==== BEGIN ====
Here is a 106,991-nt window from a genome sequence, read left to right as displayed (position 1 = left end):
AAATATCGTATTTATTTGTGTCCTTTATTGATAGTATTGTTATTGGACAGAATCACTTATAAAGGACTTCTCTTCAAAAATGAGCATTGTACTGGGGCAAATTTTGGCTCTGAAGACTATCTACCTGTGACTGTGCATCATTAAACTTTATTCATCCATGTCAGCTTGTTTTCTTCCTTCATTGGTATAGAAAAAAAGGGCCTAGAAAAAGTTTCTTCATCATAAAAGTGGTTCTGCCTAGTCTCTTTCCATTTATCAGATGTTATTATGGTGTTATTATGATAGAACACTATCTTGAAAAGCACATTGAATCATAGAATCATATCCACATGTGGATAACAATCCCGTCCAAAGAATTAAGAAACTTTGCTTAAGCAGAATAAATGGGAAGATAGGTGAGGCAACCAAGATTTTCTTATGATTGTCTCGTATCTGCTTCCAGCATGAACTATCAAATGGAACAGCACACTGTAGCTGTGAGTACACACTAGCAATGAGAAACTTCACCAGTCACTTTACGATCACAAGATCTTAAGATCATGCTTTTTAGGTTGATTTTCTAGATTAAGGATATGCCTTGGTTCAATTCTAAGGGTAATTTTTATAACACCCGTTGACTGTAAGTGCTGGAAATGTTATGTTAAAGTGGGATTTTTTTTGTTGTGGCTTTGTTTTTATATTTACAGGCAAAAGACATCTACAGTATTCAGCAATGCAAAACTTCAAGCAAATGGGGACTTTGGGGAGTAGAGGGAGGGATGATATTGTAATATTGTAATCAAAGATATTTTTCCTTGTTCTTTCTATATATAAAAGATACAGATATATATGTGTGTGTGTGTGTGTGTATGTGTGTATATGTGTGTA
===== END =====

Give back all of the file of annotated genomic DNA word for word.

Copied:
Here is a 106,991-nt window from a genome sequence, read left to right as displayed (position 1 = left end):
AAATATCGTATTTATTTGTGTCCTTTATTGATAGTATTGTTATTGGACAGAATCACTTATAAAGGACTTCTCTTCAAAAATGAGCATTGTACTGGGGCAAATTTTGGCTCTGAAGACTATCTACCTGTGACTGTGCATCATTAAACTTTATTCATCCATGTCAGCTTGTTTTCTTCCTTCATTGGTATAGAAAAAAAGGGCCTAGAAAAAGTTTCTTCATCATAAAAGTGGTTCTGCCTAGTCTCTTTCCATTTATCAGATGTTATTATGGTGTTATTATGATAGAACACTATCTTGAAAAGCACATTGAATCATAGAATCATATCCACATGTGGATAACAATCCCGTCCAAAGAATTAAGAAACTTTGCTTAAGCAGAATAAATGGGAAGATAGGTGAGGCAACCAAGATTTTCTTATGATTGTCTCGTATCTGCTTCCAGCATGAACTATCAAATGGAACAGCACACTGTAGCTGTGAGTACACACTAGCAATGAGAAACTTCACCAGTCACTTTACGATCACAAGATCTTAAGATCATGCTTTTTAGGTTGATTTTCTAGATTAAGGATATGCCTTGGTTCAATTCTAAGGGTAATTTTTATAACACCCGTTGACTGTAAGTGCTGGAAATGTTATGTTAAAGTGGGATTTTTTTTGTTGTGGCTTTGTTTTTATATTTACAGGCAAAAGACATCTACAGTATTCAGCAATGCAAAACTTCAAGCAAATGGGGACTTTGGGGAGTAGAGGGAGGGATGATATTGTAATATTGTAATCAAAGATATTTTTCCTTGTTCTTTCTATATATAAAAGATACAGATATATATGTGTGTGTGTGTGTGTGTATGTGTGTATATGTGTGTA